The first time, Troy Davis came within 24 hours of death. The second time, he came within two.
Last year, it was a Georgia clemency board that stepped in to block his execution. Last month, it was the Supreme Court. Mr. Davis, 39, the convicted killer of Mark MacPhail, a Savannah police officer, was granted a stay to allow the court to consider whether to hear his appeal for a new trial. A decision is expected today.
When news of Mr. Davis' latest reprieve broke, Mr. MacPhail's family reacted as you would expect. His mother, Anneliese, 74, told the Associated Press, "I'm furious, disgusted and disappointed. I want this over with. This has been hanging over us for 19 years." She said she'd like to punch Mr. Davis in the face. She said she is angry at his entire family. She said her son will not have justice until Mr. Davis dies.
Your instinct, faced with such a rawness of agony, is to defer. To have a loved one ripped away as Mr. MacPhail's family did is to enter into a confederation of suffering any one of us could join in the time it takes to thrust a knife or pull a trigger. Grief of such magnitude confers moral authority that trumps other considerations, and your heart will require you to yield to it.
This is human; this is compassionate. And it is also a mistake, at least where capital punishment is concerned.
The case against Mr. Davis is not exactly airtight. No murder weapon, DNA or other forensic evidence implicated him. Rather, he was convicted solely on the testimony of nine witnesses, seven of whom have since recanted. Two of them say police bullied and intimidated them into fingering Mr. Davis. This all means nothing to the MacPhail family, and that's understandable.
But the question here is: Should it mean something to us? I submit that it must.
Last year, Brandon Garrett, a professor of law at the University of Virginia, studied 200 cases in which people were freed from prison after DNA evidence proved them innocent. He found that erroneous eyewitness identifications were the leading cause of wrongful convictions, occurring in 79 percent of the cases he studied. And in one out of every four, those IDs were the only direct evidence against the accused.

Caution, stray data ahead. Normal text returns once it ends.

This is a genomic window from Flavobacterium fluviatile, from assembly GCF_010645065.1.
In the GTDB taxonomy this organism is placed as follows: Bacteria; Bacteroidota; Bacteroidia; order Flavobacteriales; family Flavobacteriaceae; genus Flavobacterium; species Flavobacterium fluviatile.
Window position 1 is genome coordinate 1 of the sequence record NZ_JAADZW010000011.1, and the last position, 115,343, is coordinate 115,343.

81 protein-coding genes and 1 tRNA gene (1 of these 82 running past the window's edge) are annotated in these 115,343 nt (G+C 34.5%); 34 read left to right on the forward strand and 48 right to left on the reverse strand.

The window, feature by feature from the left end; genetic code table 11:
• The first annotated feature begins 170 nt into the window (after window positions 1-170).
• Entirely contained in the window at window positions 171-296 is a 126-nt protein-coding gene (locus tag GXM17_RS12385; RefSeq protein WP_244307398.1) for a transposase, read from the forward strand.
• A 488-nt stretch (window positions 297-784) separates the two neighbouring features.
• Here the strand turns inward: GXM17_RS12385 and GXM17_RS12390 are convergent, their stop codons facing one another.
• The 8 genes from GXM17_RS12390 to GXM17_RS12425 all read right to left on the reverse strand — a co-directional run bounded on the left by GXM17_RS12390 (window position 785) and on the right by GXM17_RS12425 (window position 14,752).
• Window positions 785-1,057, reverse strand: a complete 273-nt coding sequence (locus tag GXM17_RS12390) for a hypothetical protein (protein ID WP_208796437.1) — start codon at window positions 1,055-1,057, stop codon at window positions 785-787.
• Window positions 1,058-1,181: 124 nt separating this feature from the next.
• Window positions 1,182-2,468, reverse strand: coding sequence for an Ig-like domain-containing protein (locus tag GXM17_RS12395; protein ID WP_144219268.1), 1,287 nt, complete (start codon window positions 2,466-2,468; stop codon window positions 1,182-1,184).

Yet on this flimsy basis we make decisions about someone's life or death? That's ridiculous and obscene. And it is evidence of moral cowardice that we countenance the ridiculous and the obscene so complacently and complaisantly, never daring to look too closely at what is happening here because if we look we might accidentally "see." And then, by God, we might be compelled to act, to admit that capital punishment is incompatible with justice and to gather the courage to say to families like the MacPhails: Look, we feel your grief and our hearts break for you, but what you're demanding we do is wrong, if for no other reason than that we, being human, just may, conceivably, make mistakes.
Yes, we owe the MacPhail family our compassion and understanding. But you know what?
We owe Troy Davis' family something, too.
Leonard Pitts Jr. is a columnist for The Miami Herald. His column appears regularly in The Baltimore Sun. His e-mail is firstname.lastname@example.org.